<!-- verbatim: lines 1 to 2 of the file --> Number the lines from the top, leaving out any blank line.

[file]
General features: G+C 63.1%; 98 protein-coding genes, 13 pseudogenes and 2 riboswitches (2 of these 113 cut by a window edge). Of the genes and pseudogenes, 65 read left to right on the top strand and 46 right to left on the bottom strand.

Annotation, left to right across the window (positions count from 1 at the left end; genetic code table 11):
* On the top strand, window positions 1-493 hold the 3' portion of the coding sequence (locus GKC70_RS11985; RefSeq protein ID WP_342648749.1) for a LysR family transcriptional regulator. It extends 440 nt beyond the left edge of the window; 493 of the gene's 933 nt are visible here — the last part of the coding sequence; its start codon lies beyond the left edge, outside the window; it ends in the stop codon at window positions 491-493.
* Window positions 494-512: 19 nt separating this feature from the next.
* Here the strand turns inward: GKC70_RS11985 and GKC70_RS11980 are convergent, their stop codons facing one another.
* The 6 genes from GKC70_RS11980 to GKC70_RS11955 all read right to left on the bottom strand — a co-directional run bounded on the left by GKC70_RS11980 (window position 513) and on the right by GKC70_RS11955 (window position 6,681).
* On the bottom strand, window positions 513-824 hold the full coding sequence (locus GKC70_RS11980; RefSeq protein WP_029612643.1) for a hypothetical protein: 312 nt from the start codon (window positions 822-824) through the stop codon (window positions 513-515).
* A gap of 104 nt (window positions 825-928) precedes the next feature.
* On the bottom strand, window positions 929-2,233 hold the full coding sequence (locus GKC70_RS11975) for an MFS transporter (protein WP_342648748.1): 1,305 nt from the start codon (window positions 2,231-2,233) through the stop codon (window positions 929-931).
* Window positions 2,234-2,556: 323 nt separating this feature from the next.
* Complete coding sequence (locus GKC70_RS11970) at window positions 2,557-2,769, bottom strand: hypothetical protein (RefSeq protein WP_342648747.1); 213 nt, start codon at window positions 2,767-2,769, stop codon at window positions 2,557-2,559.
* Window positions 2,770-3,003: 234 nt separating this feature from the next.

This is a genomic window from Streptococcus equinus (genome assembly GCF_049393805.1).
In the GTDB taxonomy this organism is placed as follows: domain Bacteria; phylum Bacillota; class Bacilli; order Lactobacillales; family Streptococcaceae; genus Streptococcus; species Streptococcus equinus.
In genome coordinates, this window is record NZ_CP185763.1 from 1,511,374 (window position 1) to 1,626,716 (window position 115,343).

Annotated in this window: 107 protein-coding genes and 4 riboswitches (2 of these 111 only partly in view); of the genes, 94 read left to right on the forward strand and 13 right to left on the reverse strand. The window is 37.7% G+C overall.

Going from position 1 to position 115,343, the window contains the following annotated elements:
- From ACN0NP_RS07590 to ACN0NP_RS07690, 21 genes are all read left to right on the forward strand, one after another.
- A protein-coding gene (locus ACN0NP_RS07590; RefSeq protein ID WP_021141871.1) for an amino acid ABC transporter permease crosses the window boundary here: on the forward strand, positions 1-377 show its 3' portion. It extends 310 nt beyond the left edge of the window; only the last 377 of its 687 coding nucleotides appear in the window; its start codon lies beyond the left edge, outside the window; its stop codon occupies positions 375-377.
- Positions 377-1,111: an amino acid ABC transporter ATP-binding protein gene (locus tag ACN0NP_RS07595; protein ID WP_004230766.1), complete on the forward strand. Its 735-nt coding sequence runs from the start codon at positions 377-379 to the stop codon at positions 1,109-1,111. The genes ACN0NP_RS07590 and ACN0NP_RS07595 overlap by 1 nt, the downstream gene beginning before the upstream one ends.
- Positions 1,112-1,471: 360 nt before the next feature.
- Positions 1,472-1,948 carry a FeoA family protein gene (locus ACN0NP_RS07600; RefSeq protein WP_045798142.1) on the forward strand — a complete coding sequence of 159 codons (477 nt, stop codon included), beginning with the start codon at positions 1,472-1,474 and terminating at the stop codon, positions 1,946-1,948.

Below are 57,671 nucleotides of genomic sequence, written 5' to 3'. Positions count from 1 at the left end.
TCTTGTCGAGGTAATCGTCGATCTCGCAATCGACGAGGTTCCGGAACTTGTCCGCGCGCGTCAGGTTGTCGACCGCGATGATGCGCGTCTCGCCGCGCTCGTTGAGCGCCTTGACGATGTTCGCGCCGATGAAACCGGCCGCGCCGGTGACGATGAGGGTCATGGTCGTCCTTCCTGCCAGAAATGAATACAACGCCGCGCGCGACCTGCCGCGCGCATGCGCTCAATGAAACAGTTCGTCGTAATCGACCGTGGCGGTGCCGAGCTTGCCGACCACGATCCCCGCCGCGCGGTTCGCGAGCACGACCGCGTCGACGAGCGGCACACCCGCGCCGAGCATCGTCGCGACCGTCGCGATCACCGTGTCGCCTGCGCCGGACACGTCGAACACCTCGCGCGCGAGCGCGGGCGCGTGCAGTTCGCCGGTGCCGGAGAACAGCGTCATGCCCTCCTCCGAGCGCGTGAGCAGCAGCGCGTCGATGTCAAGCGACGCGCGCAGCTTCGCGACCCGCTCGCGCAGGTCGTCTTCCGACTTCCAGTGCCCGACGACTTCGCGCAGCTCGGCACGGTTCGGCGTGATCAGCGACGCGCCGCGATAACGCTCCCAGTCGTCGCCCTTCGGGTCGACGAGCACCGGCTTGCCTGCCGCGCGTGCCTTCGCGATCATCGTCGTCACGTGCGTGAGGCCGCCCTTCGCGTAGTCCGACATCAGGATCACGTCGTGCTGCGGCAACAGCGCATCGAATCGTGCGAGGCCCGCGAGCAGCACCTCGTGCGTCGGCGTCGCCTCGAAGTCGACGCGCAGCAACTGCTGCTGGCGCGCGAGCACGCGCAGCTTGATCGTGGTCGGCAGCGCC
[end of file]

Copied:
General features: G+C 63.1%; 98 protein-coding genes, 13 pseudogenes and 2 riboswitches (2 of these 113 cut by a window edge). Of the genes and pseudogenes, 65 read left to right on the top strand and 46 right to left on the bottom strand.

Annotation, left to right across the window (positions count from 1 at the left end; genetic code table 11):